Ways of Dating Old Photos

Most people have come across very old photos, but they have no idea how old they are, or when they were taken. Fortunately, it has become easy to find the age of the photographs, thanks to different dating methods.

One of the easiest ways to determine the date of the photo is checking out the costumes and jewelry worn by the people in the photo.  The owners will need to check the different types of clothes and hats, and with the help of costume history, they will easily find when the photo was taken. With this, they will also know the circumstances surrounding it, such as weddings, funerals and others. Apart from the costumes and jewelry, the users can also check out the background of the photo, as this may also provide an indication of the date the photo was taken.

While this method can be used for a number of photos, there are some photos such as portraits with shoulder and head only that cannot be easily dated in this manner. In such a case, it is imperative that you check out the photographic technique used, as this is one of the most accurate methods to date old photos.

Some of the photographs taken between 1839 and 1870, using the Daguerreotype technique, comes with a case that resembles a double frame, and are usually very decorative. The first photos on paper were taken between 1845 and 1855 using Calotype technique but they were not that popular because of the fading. Ambrotype is the method used from 1845 to the end of the civil war and came with color. The Tintype photo were taken from 1846 to the World War II, and was popular with the soldiers.

The cabinet cards photos were taken beginning 1866 and came with different designs and colors, borders with various decorations, and corners with or without scalloped sides.  The stenograph is another photographic method that was used between 1849 and 1925, and the photos came with slightly curved mounts.  The photos that come with uneven coating were taken using the Wet Plate print between 1853 and 1902.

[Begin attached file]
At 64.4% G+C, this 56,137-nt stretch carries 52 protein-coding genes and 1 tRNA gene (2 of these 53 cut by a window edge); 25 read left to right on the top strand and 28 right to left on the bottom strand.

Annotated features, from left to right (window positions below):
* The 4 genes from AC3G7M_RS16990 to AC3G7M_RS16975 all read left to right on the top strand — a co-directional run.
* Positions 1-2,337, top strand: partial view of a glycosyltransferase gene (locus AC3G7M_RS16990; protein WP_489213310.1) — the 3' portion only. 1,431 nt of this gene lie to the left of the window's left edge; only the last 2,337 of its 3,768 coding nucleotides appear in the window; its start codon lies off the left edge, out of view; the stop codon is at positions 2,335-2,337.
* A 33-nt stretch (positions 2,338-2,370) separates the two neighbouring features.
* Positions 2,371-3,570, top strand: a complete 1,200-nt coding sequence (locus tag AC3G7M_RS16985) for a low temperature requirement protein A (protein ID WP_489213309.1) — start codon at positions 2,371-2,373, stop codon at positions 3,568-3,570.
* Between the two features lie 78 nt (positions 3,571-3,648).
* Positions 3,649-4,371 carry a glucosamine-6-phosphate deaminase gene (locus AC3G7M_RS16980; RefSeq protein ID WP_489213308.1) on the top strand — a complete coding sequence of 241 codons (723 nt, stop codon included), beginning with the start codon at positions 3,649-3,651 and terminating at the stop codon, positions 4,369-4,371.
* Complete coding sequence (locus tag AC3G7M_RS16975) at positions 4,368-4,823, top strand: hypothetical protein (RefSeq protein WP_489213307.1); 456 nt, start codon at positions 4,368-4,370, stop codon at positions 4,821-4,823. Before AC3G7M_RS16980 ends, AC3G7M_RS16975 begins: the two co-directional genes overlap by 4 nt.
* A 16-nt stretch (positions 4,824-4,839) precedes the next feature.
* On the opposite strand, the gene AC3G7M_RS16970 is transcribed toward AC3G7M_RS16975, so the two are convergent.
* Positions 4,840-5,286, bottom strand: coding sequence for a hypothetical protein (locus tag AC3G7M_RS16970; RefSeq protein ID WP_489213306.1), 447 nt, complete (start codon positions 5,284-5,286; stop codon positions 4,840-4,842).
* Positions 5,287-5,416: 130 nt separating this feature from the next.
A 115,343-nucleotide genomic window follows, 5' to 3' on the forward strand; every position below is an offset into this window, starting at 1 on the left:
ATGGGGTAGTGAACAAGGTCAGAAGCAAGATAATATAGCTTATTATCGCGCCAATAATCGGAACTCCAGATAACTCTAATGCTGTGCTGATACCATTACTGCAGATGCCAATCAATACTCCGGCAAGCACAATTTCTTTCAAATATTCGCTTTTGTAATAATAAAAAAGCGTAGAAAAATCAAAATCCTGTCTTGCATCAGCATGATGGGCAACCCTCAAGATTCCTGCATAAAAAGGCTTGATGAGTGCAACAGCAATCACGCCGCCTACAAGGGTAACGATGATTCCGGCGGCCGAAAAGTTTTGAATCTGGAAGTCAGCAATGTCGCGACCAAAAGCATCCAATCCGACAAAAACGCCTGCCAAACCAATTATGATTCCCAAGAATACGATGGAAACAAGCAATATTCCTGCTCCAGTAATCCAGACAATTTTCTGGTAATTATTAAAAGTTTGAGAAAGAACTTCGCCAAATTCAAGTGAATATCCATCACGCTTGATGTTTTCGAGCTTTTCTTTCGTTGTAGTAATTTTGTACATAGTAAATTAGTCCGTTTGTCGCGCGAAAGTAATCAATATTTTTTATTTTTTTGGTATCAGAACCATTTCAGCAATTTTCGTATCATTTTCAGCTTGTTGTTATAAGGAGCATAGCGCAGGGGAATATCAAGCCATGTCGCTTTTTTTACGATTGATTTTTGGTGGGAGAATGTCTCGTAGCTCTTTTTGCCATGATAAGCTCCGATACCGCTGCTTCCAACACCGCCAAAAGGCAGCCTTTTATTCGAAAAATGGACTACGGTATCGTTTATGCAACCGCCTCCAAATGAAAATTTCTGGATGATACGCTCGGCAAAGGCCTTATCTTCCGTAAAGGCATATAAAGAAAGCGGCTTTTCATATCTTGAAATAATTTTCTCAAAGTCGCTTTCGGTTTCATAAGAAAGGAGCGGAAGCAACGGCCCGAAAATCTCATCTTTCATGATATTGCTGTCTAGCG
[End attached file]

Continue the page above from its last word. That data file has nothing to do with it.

Apart from using the photographic techniques, individuals can also use the revenue stamps as tools to date old photos.  In 1864, sellers were required to affix stamps on photographs at the time of sale, as a part of the Congress’ effort to fund the Civil War. The stamps were used between August 1 1864 to August 1 1866, with the blue playing card stamps used in summer of 1866 because the other stamps were unavailable and it was the end of the levy.

When it comes to the material of the photos, those made from paper and cardboard can be photo postcard, a cabinet card, a non-standard studio portrait or Carte-de-visite. Metal photos can be Tin-type or Daguerreotype in a case, and glass ones can be a glass plate negative or ambrotype in a case. In case the photographs are in an album, the ones in bible-type with covers made of cloth or leather are for the 19th century and the book types with colored pages and stuck-in photos are for the 20th century.